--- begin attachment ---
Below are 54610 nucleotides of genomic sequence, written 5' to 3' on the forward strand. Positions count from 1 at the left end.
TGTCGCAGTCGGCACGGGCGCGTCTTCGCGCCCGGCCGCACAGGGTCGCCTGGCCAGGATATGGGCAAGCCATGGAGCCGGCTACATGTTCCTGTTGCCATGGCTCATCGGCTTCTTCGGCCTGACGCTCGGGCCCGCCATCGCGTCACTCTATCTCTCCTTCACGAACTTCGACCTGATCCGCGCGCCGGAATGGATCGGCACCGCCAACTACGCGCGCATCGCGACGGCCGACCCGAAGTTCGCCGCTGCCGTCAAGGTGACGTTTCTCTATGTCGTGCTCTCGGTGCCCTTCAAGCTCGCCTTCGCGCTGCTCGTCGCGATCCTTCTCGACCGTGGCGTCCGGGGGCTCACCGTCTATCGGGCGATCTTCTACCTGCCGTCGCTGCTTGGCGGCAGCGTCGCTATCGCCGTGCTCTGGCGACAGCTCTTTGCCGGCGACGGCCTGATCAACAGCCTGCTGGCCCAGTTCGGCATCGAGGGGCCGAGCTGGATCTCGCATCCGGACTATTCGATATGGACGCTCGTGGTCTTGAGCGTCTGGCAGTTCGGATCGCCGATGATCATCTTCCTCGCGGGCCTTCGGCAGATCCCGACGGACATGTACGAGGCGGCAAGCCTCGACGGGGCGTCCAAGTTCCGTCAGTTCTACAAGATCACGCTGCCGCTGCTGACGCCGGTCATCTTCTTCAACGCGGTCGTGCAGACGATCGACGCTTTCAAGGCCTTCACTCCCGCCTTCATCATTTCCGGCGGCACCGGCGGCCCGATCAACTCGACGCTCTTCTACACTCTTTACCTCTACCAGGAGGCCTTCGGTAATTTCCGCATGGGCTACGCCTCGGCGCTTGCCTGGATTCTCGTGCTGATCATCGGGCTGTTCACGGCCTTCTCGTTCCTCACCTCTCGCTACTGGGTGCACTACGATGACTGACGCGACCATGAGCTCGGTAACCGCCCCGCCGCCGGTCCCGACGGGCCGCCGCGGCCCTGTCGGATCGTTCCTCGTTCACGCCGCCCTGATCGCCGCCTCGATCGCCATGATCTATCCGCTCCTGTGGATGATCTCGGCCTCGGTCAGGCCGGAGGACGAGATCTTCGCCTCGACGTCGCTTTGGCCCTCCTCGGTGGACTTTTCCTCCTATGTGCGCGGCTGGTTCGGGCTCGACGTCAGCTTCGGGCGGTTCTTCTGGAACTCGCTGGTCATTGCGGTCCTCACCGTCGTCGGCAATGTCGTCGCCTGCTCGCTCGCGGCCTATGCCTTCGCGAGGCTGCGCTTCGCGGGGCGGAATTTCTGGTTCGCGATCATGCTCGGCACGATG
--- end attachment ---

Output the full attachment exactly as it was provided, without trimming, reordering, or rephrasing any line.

Below are 54610 nucleotides of genomic sequence, written 5' to 3' on the forward strand. Positions count from 1 at the left end.
TGTCGCAGTCGGCACGGGCGCGTCTTCGCGCCCGGCCGCACAGGGTCGCCTGGCCAGGATATGGGCAAGCCATGGAGCCGGCTACATGTTCCTGTTGCCATGGCTCATCGGCTTCTTCGGCCTGACGCTCGGGCCCGCCATCGCGTCACTCTATCTCTCCTTCACGAACTTCGACCTGATCCGCGCGCCGGAATGGATCGGCACCGCCAACTACGCGCGCATCGCGACGGCCGACCCGAAGTTCGCCGCTGCCGTCAAGGTGACGTTTCTCTATGTCGTGCTCTCGGTGCCCTTCAAGCTCGCCTTCGCGCTGCTCGTCGCGATCCTTCTCGACCGTGGCGTCCGGGGGCTCACCGTCTATCGGGCGATCTTCTACCTGCCGTCGCTGCTTGGCGGCAGCGTCGCTATCGCCGTGCTCTGGCGACAGCTCTTTGCCGGCGACGGCCTGATCAACAGCCTGCTGGCCCAGTTCGGCATCGAGGGGCCGAGCTGGATCTCGCATCCGGACTATTCGATATGGACGCTCGTGGTCTTGAGCGTCTGGCAGTTCGGATCGCCGATGATCATCTTCCTCGCGGGCCTTCGGCAGATCCCGACGGACATGTACGAGGCGGCAAGCCTCGACGGGGCGTCCAAGTTCCGTCAGTTCTACAAGATCACGCTGCCGCTGCTGACGCCGGTCATCTTCTTCAACGCGGTCGTGCAGACGATCGACGCTTTCAAGGCCTTCACTCCCGCCTTCATCATTTCCGGCGGCACCGGCGGCCCGATCAACTCGACGCTCTTCTACACTCTTTACCTCTACCAGGAGGCCTTCGGTAATTTCCGCATGGGCTACGCCTCGGCGCTTGCCTGGATTCTCGTGCTGATCATCGGGCTGTTCACGGCCTTCTCGTTCCTCACCTCTCGCTACTGGGTGCACTACGATGACTGACGCGACCATGAGCTCGGTAACCGCCCCGCCGCCGGTCCCGACGGGCCGCCGCGGCCCTGTCGGATCGTTCCTCGTTCACGCCGCCCTGATCGCCGCCTCGATCGCCATGATCTATCCGCTCCTGTGGATGATCTCGGCCTCGGTCAGGCCGGAGGACGAGATCTTCGCCTCGACGTCGCTTTGGCCCTCCTCGGTGGACTTTTCCTCCTATGTGCGCGGCTGGTTCGGGCTCGACGTCAGCTTCGGGCGGTTCTTCTGGAACTCGCTGGTCATTGCGGTCCTCACCGTCGTCGGCAATGTCGTCGCCTGCTCGCTCGCGGCCTATGCCTTCGCGAGGCTGCGCTTCGCGGGGCGGAATTTCTGGTTCGCGATCATGCTCGGCACGATG